||This article may be too technical for most readers to understand. (February 2011)|
Newton's method for solving uses the Jacobian matrix, , at every iteration. However, computing this Jacobian is a difficult and expensive operation. The idea behind Broyden's method is to compute the whole Jacobian only at the first iteration, and to do a rank-one update at the other iterations.
In 1979 Gay proved that when Broyden's method is applied to a linear system of size n x n, it terminates in 2n steps, although like all quasi-Newton methods, it may not converge for nonlinear systems.
Description of the method
Solving single variable equation
In the secant method, we replace the first derivative with the finite difference approximation:
and proceeds similar to Newton's Method ( is the index for the iterations):
Solving a set of nonlinear equations
To solve a set of nonlinear equations
where the vector is a function of vector as (if we have equations):
For such problems, Broyden gives a generalization of above formula, replacing the derivative with the Jacobian . The Jacobian matrix is determined iteratively based on the secant equation with the finite difference approximation:
where is the index of iterations. However above equation is underdetermined in more than one dimension. Broyden suggests using the current estimate of the Jacobian matrix and improving upon it by taking the solution to the secant equation that is a minimal modification to (minimal in the sense of minimizing the Frobenius norm ):
then we proceed in the Newton direction as:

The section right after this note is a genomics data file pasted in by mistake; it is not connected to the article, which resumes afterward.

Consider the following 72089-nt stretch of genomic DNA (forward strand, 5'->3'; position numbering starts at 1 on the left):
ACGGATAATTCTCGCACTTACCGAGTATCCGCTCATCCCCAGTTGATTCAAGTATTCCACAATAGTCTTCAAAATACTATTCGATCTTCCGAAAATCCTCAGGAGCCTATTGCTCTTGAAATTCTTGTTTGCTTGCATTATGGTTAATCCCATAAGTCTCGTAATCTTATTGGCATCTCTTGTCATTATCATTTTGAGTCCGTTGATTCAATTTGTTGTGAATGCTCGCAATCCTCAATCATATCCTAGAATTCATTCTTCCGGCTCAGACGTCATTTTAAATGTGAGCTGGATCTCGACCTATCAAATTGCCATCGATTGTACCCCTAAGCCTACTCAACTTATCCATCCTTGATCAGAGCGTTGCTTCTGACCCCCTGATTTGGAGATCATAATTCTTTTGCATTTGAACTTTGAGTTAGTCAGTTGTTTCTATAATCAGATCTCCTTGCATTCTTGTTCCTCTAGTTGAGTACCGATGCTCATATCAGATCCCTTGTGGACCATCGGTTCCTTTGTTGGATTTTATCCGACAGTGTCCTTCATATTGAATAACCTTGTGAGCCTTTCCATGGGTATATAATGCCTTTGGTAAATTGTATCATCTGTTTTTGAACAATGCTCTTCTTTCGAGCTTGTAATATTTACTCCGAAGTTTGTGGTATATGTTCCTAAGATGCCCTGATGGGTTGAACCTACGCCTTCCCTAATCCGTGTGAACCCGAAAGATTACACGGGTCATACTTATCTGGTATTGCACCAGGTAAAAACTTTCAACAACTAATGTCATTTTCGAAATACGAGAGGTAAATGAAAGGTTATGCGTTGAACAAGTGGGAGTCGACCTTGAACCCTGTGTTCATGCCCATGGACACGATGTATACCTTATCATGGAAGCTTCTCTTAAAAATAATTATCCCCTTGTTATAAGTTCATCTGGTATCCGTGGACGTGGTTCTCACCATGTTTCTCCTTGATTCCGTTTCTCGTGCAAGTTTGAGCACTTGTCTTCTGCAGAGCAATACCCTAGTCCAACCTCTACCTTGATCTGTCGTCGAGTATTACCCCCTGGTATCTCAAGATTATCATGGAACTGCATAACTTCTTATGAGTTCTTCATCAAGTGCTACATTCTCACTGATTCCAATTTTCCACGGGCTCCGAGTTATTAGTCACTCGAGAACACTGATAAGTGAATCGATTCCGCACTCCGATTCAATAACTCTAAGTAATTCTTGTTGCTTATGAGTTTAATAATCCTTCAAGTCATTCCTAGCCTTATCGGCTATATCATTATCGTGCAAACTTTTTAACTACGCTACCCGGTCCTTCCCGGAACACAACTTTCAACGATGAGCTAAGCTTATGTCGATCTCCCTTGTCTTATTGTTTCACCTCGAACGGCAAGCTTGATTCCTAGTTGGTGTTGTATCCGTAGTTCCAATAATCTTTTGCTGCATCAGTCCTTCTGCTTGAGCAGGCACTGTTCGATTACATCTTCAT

Broyden also suggested using the Sherman-Morrison formula to update directly the inverse of the Jacobian matrix:
This method is commonly known as the "good Broyden's method". A similar technique can be derived by using a slightly different modification to (which minimizes instead); this yields the so-called "bad Broyden's method" (but see):
Many other quasi-Newton schemes have been suggested in optimization, where one seeks a maximum or minimum by finding the root of the first derivative (gradient in multi dimensions). The Jacobian of the gradient is called Hessian and is symmetric, adding further constraints to its upgrade.
- Secant method
- Newton's method
- Quasi-Newton method
- Newton's method in optimization
- Davidon-Fletcher-Powell formula
- Broyden-Fletcher-Goldfarb-Shanno (BFGS) method
- Broyden, C. G. (October 1965). "A Class of Methods for Solving Nonlinear Simultaneous Equations". Mathematics of Computation (American Mathematical Society) 19 (92): 577–593. doi:10.2307/2003941. JSTOR 2003941.
- Gay, D.M. (August 1979). "Some convergence properties of Broyden's method". SIAM Journal of Numerical Analysis (SIAM) 16 (4): 623–630. doi:10.1137/0716047.
- Kvaalen, Eric (November 1991). "A faster Broyden method". BIT Numerical Mathematics (SIAM) 31 (2): 369–372. doi:10.1007/BF01931297.